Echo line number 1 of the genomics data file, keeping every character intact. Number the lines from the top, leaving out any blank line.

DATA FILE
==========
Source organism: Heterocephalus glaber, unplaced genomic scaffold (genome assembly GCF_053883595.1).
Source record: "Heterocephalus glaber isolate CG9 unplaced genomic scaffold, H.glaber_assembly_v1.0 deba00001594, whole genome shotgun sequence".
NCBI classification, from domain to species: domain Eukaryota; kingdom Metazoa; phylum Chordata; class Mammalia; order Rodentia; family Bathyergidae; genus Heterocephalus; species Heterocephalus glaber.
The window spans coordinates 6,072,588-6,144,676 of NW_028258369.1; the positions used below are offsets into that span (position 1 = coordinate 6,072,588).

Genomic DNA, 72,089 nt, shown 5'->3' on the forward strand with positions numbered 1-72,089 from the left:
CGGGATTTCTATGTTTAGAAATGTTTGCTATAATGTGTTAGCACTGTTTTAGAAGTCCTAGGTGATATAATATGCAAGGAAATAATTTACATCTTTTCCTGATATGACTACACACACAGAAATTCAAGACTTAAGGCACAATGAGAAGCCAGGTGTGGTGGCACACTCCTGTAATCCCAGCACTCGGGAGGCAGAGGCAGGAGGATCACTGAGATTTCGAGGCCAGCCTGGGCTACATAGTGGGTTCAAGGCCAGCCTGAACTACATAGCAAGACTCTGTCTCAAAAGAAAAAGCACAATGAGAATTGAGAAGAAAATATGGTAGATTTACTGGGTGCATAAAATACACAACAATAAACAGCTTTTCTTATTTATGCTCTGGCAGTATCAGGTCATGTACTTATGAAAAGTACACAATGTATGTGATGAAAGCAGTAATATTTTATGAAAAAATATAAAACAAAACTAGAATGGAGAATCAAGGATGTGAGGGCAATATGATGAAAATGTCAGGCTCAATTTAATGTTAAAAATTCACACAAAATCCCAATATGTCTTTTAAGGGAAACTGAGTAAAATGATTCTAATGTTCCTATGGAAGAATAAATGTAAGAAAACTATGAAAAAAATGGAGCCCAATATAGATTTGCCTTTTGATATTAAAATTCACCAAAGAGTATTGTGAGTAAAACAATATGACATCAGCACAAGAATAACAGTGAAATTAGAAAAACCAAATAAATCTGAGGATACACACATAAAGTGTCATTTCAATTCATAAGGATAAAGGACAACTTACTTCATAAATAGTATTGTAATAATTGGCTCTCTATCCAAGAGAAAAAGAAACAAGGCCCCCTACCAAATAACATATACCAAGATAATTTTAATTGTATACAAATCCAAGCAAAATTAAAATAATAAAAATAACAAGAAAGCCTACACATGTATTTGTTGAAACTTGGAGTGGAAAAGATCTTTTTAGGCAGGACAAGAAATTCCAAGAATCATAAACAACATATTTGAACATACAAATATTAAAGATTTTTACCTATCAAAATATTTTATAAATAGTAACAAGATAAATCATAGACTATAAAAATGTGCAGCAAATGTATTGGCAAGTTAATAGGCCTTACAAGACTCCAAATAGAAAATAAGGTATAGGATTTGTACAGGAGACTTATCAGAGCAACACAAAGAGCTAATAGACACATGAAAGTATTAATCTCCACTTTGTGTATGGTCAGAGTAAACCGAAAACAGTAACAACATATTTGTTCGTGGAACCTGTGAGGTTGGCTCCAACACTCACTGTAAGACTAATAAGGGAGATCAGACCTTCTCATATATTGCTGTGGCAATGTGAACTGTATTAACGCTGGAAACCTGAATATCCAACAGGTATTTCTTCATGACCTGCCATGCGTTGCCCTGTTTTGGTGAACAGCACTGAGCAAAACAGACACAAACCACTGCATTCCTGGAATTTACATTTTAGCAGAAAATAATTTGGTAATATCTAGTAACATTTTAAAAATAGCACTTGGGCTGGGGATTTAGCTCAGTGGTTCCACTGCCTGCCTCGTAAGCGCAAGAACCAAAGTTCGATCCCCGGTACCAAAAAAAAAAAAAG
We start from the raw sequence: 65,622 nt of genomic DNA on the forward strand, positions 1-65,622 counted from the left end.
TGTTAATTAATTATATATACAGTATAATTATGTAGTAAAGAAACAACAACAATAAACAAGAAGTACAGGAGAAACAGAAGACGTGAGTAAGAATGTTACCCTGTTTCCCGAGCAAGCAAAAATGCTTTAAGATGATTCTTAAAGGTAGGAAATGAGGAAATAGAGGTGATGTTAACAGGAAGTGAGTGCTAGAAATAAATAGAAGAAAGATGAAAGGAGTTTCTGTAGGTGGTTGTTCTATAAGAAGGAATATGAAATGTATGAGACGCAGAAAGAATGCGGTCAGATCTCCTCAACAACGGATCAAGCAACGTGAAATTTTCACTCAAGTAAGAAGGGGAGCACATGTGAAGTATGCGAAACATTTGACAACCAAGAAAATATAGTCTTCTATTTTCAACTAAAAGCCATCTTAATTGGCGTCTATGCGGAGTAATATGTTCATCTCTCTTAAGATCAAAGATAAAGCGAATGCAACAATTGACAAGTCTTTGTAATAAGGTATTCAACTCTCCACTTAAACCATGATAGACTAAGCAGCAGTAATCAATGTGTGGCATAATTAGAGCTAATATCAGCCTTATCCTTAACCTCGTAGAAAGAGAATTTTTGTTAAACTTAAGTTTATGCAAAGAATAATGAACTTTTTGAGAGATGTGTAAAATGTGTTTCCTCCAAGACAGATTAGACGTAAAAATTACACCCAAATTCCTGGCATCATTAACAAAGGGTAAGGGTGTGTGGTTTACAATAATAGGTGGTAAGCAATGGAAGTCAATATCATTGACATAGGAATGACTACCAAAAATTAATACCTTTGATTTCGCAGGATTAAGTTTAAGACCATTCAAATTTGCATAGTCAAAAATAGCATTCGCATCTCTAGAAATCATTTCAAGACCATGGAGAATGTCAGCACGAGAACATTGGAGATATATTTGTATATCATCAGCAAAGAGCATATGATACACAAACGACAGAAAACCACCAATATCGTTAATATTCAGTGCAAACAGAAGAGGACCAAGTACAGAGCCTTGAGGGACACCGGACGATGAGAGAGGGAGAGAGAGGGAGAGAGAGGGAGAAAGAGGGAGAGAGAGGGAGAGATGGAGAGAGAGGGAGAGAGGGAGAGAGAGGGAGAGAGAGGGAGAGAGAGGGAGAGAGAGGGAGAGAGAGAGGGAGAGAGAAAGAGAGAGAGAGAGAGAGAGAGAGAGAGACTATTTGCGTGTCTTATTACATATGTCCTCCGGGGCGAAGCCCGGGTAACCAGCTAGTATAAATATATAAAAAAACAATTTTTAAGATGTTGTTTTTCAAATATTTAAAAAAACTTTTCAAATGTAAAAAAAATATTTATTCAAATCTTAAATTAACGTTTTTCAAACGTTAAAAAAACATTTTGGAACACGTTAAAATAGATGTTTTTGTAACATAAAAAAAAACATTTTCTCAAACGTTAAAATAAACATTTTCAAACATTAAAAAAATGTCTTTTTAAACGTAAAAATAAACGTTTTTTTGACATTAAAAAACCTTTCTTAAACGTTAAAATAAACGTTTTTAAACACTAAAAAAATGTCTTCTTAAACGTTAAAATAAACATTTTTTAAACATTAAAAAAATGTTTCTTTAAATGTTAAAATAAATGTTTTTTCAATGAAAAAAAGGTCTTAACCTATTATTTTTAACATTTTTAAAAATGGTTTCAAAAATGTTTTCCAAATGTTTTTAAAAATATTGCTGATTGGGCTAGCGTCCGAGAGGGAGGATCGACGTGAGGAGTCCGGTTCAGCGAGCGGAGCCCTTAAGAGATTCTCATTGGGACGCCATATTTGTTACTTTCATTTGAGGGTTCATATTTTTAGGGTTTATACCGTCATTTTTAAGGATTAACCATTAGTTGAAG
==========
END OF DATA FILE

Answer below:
Source organism: Heterocephalus glaber, unplaced genomic scaffold (genome assembly GCF_053883595.1).